EL PASO, Texas (AP) — El Paso officials opened a grief center today to help people cope with last weekend's mass shooting at a Walmart, in which 22 people, nearly all with Latino last names, were killed and many others were wounded.
The center opened a day before President Donald Trump was due to visit the border city, much to the chagrin of some Democrats and other residents who say his fiery rhetoric has fostered the kind of anti-immigrant hatred that may have motivated Saturday's attack.
El Paso's police chief, Greg Allen, said investigators believe the suspected gunman, 21-year-old Patrick Crusius, posted an anti-immigrant screed that appeared online shortly before the attack. Crusius is being held on capital murder charges, though federal prosecutors are also considering charging Crusius with hate crimes.
On Monday, Crusius was assigned a veteran public defender from San Antonio, Mark Stevens. Stevens didn't immediately reply to a request for comment left Tuesday.
Within hours of the grief center opening, Democratic Rep. Veronica Escobar said victims' families were already inside, where services included counseling, travel assistance and financial support.
"We've got to make sure that folks have access to mental health care. There's going to be a lot of trauma in our community, a lot of children saw things that no human being should see. And so we're going to do everything possible," said Escobar, who is from El Paso.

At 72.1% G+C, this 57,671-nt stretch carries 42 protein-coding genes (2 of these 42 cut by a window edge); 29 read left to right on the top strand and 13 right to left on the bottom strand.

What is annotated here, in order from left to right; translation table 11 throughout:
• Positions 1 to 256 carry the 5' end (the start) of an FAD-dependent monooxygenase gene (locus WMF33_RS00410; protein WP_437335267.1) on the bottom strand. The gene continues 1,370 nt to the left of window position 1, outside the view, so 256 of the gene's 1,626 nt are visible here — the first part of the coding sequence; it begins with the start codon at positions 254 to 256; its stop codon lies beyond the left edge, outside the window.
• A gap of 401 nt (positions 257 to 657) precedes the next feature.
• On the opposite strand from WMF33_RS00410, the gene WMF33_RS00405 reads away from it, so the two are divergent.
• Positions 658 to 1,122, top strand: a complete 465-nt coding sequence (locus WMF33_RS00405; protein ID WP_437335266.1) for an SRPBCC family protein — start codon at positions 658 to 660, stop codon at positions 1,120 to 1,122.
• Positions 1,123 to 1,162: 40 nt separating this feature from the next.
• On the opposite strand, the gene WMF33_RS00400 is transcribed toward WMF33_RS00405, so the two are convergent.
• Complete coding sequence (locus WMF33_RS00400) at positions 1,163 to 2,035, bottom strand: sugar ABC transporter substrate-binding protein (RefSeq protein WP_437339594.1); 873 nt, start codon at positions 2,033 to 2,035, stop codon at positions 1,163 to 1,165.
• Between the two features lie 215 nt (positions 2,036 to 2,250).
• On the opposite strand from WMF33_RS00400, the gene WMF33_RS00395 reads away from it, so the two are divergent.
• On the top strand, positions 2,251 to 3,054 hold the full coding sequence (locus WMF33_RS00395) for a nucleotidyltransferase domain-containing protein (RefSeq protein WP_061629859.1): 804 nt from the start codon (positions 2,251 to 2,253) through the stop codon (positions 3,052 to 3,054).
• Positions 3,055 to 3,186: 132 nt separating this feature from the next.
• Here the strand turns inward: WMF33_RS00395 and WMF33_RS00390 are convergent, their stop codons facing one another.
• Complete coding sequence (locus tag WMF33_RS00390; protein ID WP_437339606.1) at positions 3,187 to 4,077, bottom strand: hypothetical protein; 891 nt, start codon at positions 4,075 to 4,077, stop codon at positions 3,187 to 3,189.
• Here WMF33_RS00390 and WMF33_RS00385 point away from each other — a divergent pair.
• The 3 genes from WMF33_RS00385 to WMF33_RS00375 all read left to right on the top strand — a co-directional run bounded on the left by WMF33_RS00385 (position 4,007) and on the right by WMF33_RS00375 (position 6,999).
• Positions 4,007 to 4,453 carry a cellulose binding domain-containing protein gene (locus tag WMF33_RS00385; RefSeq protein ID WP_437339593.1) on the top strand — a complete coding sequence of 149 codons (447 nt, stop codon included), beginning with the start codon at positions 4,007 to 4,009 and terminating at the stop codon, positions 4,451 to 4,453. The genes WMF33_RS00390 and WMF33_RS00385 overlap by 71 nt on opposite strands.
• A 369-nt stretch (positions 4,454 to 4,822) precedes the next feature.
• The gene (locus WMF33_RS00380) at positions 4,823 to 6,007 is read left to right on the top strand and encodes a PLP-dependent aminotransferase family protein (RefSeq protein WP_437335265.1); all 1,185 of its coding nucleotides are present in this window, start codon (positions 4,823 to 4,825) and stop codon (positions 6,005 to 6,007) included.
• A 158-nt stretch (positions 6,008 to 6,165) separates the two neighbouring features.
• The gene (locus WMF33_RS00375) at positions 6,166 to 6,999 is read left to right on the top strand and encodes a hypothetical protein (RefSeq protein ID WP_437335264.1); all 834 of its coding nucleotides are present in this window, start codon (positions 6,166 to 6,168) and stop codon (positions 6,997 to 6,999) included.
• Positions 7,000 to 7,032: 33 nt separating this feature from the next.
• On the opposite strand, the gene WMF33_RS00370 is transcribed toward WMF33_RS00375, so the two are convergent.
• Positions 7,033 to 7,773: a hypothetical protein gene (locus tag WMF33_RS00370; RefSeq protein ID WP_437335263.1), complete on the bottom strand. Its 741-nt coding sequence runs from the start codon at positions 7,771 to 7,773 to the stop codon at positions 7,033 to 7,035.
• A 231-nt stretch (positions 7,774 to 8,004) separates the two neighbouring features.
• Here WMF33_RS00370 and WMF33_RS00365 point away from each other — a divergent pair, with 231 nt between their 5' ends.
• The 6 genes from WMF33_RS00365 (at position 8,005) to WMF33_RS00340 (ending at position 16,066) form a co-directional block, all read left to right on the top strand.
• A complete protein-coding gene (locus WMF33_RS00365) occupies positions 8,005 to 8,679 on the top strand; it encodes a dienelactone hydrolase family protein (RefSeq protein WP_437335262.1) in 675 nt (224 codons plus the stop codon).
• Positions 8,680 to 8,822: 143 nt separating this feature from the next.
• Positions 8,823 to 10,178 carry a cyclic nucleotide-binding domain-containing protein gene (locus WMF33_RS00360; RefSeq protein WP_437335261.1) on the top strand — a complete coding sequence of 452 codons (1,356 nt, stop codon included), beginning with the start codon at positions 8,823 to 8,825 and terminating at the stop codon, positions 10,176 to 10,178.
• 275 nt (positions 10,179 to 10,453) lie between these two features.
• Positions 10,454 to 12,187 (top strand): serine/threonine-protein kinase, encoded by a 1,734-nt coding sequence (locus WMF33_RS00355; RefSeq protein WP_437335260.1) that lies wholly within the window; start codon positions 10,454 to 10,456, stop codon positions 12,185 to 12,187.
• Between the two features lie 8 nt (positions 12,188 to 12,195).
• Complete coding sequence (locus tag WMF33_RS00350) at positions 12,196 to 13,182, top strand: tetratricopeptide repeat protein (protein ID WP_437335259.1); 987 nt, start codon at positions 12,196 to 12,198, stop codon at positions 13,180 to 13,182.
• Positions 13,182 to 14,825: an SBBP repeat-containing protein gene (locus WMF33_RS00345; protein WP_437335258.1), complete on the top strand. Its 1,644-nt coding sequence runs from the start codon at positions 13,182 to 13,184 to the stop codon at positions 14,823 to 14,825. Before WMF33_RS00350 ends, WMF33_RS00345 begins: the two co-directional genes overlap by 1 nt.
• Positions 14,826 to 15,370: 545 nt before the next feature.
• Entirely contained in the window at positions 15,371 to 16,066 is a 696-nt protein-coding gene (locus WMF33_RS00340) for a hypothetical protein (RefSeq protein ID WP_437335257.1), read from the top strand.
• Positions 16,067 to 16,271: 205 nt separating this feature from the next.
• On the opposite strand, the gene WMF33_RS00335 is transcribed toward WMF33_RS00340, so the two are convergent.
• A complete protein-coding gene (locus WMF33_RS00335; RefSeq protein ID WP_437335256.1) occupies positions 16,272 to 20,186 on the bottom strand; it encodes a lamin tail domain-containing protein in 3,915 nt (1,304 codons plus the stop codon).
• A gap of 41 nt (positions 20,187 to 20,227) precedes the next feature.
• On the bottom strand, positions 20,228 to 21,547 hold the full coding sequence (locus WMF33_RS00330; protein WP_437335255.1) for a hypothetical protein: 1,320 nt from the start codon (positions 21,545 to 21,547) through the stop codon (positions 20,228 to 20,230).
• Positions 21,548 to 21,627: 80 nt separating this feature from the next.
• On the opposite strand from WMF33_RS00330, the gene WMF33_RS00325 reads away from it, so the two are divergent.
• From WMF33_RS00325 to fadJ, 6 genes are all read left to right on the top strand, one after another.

Trump on Wednesday was also expected to visit Dayton, Ohio, where another gunman killed nine people and wounded many others in an attack only hours after the El Paso mass shooting. White House counselor Kellyanne Conway recounted visits Trump has made to grieving communities after mass shootings in Parkland, Florida, and Las Vegas.
"He goes, trying to help heal communities, meeting with those who are injured, those loved ones who have survived, the innocents who have lost their lives so senselessly and tragically," Conway said.
DAYTON, Ohio (AP) — Ohio's Republican governor bucked his party to call for expanded gun laws today and some Democrats in Texas told President Donald Trump to stay away as both states reeled from a pair of shootings that killed 31 .
A racist screed remained the focus of police investigating the massacre at a Walmart store in El Paso, Texas, as further details trickled out on the shooter at a popular nightlife strip in Dayton, Ohio, who was described as fascinated with mass murder.
PUSH FOR LEGISLATION IN OHIO
Gov. Mike DeWine urged the GOP-led state Legislature to pass laws requiring background checks for nearly all gun sales and allowing courts to restrict firearms access for people perceived as threats.
Persuading the Legislature to pass such proposals could be an uphill battle. It has given little consideration this session to those and other gun-safety measures already introduced by Democrats and DeWine's Republican predecessor, John Kasich, also unsuccessfully pushed for a so-called red flag law on restricting firearms for people considered threats.
"We can come together to do these things to save lives," DeWine said.
EX: OHIO SHOOTER SHARED DARK THOUGHTS